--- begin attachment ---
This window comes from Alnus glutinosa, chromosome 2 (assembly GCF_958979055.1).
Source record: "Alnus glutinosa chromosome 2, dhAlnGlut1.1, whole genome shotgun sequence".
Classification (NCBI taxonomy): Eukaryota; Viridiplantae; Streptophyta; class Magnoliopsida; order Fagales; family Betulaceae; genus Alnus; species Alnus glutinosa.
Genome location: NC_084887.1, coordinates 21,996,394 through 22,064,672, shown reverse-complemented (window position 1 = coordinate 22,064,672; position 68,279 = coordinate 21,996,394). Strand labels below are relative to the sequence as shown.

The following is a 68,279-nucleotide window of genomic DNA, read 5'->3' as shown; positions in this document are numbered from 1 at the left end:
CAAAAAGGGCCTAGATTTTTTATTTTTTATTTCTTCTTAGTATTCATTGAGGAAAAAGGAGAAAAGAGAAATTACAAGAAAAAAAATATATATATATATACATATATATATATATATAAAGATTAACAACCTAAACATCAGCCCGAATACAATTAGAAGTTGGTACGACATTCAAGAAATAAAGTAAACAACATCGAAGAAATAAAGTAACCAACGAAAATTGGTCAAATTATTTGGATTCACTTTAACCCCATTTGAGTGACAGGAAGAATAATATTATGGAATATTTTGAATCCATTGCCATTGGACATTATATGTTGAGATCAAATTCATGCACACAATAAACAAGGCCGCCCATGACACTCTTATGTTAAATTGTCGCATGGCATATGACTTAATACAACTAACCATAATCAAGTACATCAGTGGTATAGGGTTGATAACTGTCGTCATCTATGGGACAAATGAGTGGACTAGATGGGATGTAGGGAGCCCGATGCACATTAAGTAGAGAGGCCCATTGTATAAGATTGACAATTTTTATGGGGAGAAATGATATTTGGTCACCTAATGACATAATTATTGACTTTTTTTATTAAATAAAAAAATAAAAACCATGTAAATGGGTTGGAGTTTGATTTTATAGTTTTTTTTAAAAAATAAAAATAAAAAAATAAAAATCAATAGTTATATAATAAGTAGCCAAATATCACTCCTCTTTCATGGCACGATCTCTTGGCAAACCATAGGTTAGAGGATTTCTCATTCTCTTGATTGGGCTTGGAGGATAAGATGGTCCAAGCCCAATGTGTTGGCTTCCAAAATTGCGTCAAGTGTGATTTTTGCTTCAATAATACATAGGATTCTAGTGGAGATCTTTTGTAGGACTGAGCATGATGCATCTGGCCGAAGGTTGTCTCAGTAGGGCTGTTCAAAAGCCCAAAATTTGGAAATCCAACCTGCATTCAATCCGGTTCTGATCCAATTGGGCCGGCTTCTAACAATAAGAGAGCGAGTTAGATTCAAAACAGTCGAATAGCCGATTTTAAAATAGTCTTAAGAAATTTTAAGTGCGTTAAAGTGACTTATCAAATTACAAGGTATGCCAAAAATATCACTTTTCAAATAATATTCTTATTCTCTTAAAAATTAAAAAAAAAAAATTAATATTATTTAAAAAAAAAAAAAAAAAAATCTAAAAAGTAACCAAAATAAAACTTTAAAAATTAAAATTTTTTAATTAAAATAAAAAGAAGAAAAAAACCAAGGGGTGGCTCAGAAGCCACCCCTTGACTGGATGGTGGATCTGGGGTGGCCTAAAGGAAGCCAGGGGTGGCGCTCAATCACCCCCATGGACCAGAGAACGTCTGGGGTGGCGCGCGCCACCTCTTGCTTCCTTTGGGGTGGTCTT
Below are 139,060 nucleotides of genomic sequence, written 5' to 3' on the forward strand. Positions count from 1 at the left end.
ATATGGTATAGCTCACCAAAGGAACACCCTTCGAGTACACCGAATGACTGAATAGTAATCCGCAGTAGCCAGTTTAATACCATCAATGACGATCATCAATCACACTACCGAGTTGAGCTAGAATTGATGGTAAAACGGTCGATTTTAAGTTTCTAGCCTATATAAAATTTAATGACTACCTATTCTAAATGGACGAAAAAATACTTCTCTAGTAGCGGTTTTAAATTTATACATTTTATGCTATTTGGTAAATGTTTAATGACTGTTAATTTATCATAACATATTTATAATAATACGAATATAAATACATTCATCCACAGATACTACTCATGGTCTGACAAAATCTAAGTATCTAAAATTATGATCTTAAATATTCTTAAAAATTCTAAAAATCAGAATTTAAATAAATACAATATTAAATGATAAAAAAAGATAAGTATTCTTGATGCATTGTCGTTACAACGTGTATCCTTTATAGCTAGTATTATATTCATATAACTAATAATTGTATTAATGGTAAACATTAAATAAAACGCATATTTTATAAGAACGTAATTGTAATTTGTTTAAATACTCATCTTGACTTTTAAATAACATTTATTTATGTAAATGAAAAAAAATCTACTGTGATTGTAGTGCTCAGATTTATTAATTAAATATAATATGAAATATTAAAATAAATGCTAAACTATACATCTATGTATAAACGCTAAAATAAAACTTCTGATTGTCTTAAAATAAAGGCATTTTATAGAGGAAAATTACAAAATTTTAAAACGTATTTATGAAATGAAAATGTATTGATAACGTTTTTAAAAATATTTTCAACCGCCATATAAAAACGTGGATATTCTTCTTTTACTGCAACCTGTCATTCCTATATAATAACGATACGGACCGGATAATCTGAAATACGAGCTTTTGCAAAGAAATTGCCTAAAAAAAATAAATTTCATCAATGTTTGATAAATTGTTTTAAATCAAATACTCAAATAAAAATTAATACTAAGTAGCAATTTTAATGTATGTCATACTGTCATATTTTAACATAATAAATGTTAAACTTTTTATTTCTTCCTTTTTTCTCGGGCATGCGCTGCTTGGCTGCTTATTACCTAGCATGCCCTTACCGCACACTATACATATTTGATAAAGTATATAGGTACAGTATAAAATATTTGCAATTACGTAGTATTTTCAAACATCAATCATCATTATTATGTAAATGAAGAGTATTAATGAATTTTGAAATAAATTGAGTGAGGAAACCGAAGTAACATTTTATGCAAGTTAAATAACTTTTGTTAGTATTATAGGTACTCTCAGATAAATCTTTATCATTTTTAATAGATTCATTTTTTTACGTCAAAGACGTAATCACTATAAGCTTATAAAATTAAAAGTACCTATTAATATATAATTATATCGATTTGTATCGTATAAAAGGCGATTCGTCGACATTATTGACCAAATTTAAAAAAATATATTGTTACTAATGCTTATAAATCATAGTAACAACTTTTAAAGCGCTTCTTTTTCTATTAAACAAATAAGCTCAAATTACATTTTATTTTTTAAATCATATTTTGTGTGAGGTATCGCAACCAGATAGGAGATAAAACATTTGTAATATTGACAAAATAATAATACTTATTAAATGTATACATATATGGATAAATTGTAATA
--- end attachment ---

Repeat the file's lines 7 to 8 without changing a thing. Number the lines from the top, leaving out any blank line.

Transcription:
Below are 139,060 nucleotides of genomic sequence, written 5' to 3' on the forward strand. Positions count from 1 at the left end.
ATATGGTATAGCTCACCAAAGGAACACCCTTCGAGTACACCGAATGACTGAATAGTAATCCGCAGTAGCCAGTTTAATACCATCAATGACGATCATCAATCACACTACCGAGTTGAGCTAGAATTGATGGTAAAACGGTCGATTTTAAGTTTCTAGCCTATATAAAATTTAATGACTACCTATTCTAAATGGACGAAAAAATACTTCTCTAGTAGCGGTTTTAAATTTATACATTTTATGCTATTTGGTAAATGTTTAATGACTGTTAATTTATCATAACATATTTATAATAATACGAATATAAATACATTCATCCACAGATACTACTCATGGTCTGACAAAATCTAAGTATCTAAAATTATGATCTTAAATATTCTTAAAAATTCTAAAAATCAGAATTTAAATAAATACAATATTAAATGATAAAAAAAGATAAGTATTCTTGATGCATTGTCGTTACAACGTGTATCCTTTATAGCTAGTATTATATTCATATAACTAATAATTGTATTAATGGTAAACATTAAATAAAACGCATATTTTATAAGAACGTAATTGTAATTTGTTTAAATACTCATCTTGACTTTTAAATAACATTTATTTATGTAAATGAAAAAAAATCTACTGTGATTGTAGTGCTCAGATTTATTAATTAAATATAATATGAAATATTAAAATAAATGCTAAACTATACATCTATGTATAAACGCTAAAATAAAACTTCTGATTGTCTTAAAATAAAGGCATTTTATAGAGGAAAATTACAAAATTTTAAAACGTATTTATGAAATGAAAATGTATTGATAACGTTTTTAAAAATATTTTCAACCGCCATATAAAAACGTGGATATTCTTCTTTTACTGCAACCTGTCATTCCTATATAATAACGATACGGACCGGATAATCTGAAATACGAGCTTTTGCAAAGAAATTGCCTAAAAAAAATAAATTTCATCAATGTTTGATAAATTGTTTTAAATCAAATACTCAAATAAAAATTAATACTAAGTAGCAATTTTAATGTATGTCATACTGTCATATTTTAACATAATAAATGTTAAACTTTTTATTTCTTCCTTTTTTCTCGGGCATGCGCTGCTTGGCTGCTTATTACCTAGCATGCCCTTACCGCACACTATACATATTTGATAAAGTATATAGGTACAGTATAAAATATTTGCAATTACGTAGTATTTTCAAACATCAATCATCATTATTATGTAAATGAAGAGTATTAATGAATTTTGAAATAAATTGAGTGAGGAAACCGAAGTAACATTTTATGCAAGTTAAATAACTTTTGTTAGTATTATAGGTACTCTCAGATAAATCTTTATCATTTTTAATAGATTCATTTTTTTACGTCAAAGACGTAATCACTATAAGCTTATAAAATTAAAAGTACCTATTAATATATAATTATATCGATTTGTATCGTATAAAAGGCGATTCGTCGACATTATTGACCAAATTTAAAAAAATATATTGTTACTAATGCTTATAAATCATAGTAACAACTTTTAAAGCGCTTCTTTTTCTATTAAACAAATAAGCTCAAATTACATTTTATTTTTTAAATCATATTTTGTGTGAGGTATCGCAACCAGATAGGAGATAAAACATTTGTAATATTGACAAAATAATAATACTTATTAAATGTATACATATATGGATAAATTGTAATA